The first import to break through China’s nearly two-month political moratorium on foreign films apparently won’t be “Black Widow” or “Space Jam: A New Legacy.” Instead, Beijing is opening its doors to an unlikely contender for August: a little-known British Christmas film about a cat.

A Christmas Gift From Bob” — a seasonal, feel-good sequel to the uplifting 2016 biographical drama “A Street Cat Named Bob” — will hit Chinese screens on Aug. 6. The first film told the real-life story of how busker and recovering addict James Bowen turned his life around after befriending a stray cat, and was based on Bowen’s memoirs. The second finds Bowen fighting to keep Bob by his side after the local authorities attempt to take the cat away during Christmas.

“Gift From Bob” counts Chinese firm DDDream amongst its backers, with the company’s Yang Yiwen listed as an executive producer. It is directed by Charles Martin Smith, who also helmed a different animal story made with Chinese finance in 2019: “A Dog’s Way Home” starring Ashley Judd and Bryce Dallace Howard, which was backed by China’s Bona Film. It grossed $5.4 million in China.

In June, China began paving the way for homegrown nationalist movies premiering in July by clearing the release schedule of big Hollywood tentpoles that could challenge those political films at the box office. The last foreign imports to hit theaters were Oscar-winning ”The Father” and Thai drama “Happy Old Year,” which both debuted June 18, seven weeks before “A Christmas Gift From Bob” will hit screens.

“Gift From Bob” released in seven countries last November and December to gross a mere $485,000 worldwide amidst the pandemic, just $19,000 of which came from the U.K.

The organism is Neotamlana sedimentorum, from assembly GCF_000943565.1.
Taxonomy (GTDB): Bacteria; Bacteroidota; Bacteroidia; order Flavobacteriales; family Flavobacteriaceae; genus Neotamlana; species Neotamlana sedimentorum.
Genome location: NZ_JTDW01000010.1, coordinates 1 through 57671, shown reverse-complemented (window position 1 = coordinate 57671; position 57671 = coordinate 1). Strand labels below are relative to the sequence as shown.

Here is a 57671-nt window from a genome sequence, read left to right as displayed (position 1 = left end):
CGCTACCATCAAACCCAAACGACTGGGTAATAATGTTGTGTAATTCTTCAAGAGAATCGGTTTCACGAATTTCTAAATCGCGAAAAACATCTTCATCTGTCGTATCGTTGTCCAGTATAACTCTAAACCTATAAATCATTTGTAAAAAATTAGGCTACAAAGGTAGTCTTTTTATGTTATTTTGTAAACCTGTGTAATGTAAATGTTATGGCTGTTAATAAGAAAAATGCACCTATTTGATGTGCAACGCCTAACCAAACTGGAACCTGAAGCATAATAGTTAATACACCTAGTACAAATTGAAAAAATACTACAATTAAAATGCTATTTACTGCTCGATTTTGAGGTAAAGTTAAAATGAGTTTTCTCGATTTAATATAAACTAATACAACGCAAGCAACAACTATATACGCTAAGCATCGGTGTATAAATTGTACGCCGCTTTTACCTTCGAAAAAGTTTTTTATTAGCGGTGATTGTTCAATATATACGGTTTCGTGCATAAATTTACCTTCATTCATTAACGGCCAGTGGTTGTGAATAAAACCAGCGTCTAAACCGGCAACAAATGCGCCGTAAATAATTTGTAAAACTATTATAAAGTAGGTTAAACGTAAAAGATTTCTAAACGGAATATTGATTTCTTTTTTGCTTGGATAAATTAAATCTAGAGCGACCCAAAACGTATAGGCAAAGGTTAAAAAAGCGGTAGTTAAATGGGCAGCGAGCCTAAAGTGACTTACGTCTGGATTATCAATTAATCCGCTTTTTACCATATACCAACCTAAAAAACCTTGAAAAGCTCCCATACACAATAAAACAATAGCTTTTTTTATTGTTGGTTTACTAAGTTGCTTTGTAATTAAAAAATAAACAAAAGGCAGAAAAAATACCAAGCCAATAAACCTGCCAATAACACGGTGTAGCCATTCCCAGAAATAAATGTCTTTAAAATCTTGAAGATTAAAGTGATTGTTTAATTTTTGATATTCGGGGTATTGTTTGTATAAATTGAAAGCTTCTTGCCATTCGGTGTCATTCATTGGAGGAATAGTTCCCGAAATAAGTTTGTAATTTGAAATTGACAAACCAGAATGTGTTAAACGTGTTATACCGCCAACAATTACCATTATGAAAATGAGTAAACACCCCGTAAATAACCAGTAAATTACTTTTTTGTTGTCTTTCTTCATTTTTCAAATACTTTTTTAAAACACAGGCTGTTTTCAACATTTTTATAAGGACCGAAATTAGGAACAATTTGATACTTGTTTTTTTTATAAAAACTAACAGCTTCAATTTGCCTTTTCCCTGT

No matter what its popularity, it will assuredly earn more in China, where the market has rebounded from COVID-19 many months ago. “Gift From Bob” will be helped along by the addition of China-friendly elements: a new girlfriend for the main character of Asian descent, and a fleeting cameo from a new Chinese character who does not appear in the version of the film shown last winter.

The trailer released last year as the movie debuted in Europe features a scene where a racially diverse group of well-wishers crowd around Bowen while he’s busking in the snow. Two older women wish him Merry Christmas as they hand him Christmas cards.

In the China version of trailer, the only one wishing Bowen well is a young Chinese boy in a red fur-lined parka, who proffers a bright red scarf dotted with pandas with both hands to Bowen and says in accented English “Hello from China.” (Inexplicably, the line is translated in the Chinese subtitles as “These are pandas from China.”) Bowen then turns to Bob to let the cat give it a sniff, asking: “What do you think, do you like it?”

Perhaps in deference to the season, the China trailer has also removed a title card that reads “Packed with Christmas Spirit.”

The original “A Street Cat Named Bob” movie released in China in 2018, two years after its initial debut. According to data from Maoyan, it grossed $8.2 million in the territory, half of what the platform lists as its global gross — and a hundred times more than what Box Office Mojo stats show it earned in Britain ($83,000).

“A Christmas Gift From Bob” will premiere in China alongside “Bigfoot Family,” a 2020 French-Belgian animated drama targeting young viewers.